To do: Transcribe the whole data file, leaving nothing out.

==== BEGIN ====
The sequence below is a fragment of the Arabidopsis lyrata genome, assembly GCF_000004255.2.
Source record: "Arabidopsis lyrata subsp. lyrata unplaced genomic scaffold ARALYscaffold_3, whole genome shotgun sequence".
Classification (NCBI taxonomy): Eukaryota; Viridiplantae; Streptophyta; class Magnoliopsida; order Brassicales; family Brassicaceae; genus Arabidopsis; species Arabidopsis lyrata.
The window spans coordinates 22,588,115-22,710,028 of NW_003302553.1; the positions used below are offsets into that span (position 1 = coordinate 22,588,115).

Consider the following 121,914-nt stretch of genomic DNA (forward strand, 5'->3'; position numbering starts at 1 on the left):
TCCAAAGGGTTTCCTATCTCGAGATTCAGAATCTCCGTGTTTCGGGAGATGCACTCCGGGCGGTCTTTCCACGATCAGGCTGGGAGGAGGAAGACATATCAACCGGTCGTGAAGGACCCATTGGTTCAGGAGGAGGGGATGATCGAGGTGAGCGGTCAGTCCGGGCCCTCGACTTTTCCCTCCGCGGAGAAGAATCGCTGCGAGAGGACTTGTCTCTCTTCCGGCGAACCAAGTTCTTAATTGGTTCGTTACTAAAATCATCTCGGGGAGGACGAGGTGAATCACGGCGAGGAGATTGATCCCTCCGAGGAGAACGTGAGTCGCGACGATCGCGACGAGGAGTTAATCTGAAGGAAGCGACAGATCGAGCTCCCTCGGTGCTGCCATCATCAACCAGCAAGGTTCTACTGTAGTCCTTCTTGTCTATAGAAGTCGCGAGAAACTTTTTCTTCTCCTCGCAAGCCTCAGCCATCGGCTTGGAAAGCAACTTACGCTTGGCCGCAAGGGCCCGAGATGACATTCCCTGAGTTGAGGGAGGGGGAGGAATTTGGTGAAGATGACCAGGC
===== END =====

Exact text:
The sequence below is a fragment of the Arabidopsis lyrata genome, assembly GCF_000004255.2.
Source record: "Arabidopsis lyrata subsp. lyrata unplaced genomic scaffold ARALYscaffold_3, whole genome shotgun sequence".
Classification (NCBI taxonomy): Eukaryota; Viridiplantae; Streptophyta; class Magnoliopsida; order Brassicales; family Brassicaceae; genus Arabidopsis; species Arabidopsis lyrata.
The window spans coordinates 22,588,115-22,710,028 of NW_003302553.1; the positions used below are offsets into that span (position 1 = coordinate 22,588,115).

Consider the following 121,914-nt stretch of genomic DNA (forward strand, 5'->3'; position numbering starts at 1 on the left):
TCCAAAGGGTTTCCTATCTCGAGATTCAGAATCTCCGTGTTTCGGGAGATGCACTCCGGGCGGTCTTTCCACGATCAGGCTGGGAGGAGGAAGACATATCAACCGGTCGTGAAGGACCCATTGGTTCAGGAGGAGGGGATGATCGAGGTGAGCGGTCAGTCCGGGCCCTCGACTTTTCCCTCCGCGGAGAAGAATCGCTGCGAGAGGACTTGTCTCTCTTCCGGCGAACCAAGTTCTTAATTGGTTCGTTACTAAAATCATCTCGGGGAGGACGAGGTGAATCACGGCGAGGAGATTGATCCCTCCGAGGAGAACGTGAGTCGCGACGATCGCGACGAGGAGTTAATCTGAAGGAAGCGACAGATCGAGCTCCCTCGGTGCTGCCATCATCAACCAGCAAGGTTCTACTGTAGTCCTTCTTGTCTATAGAAGTCGCGAGAAACTTTTTCTTCTCCTCGCAAGCCTCAGCCATCGGCTTGGAAAGCAACTTACGCTTGGCCGCAAGGGCCCGAGATGACATTCCCTGAGTTGAGGGAGGGGGAGGAATTTGGTGAAGATGACCAGGC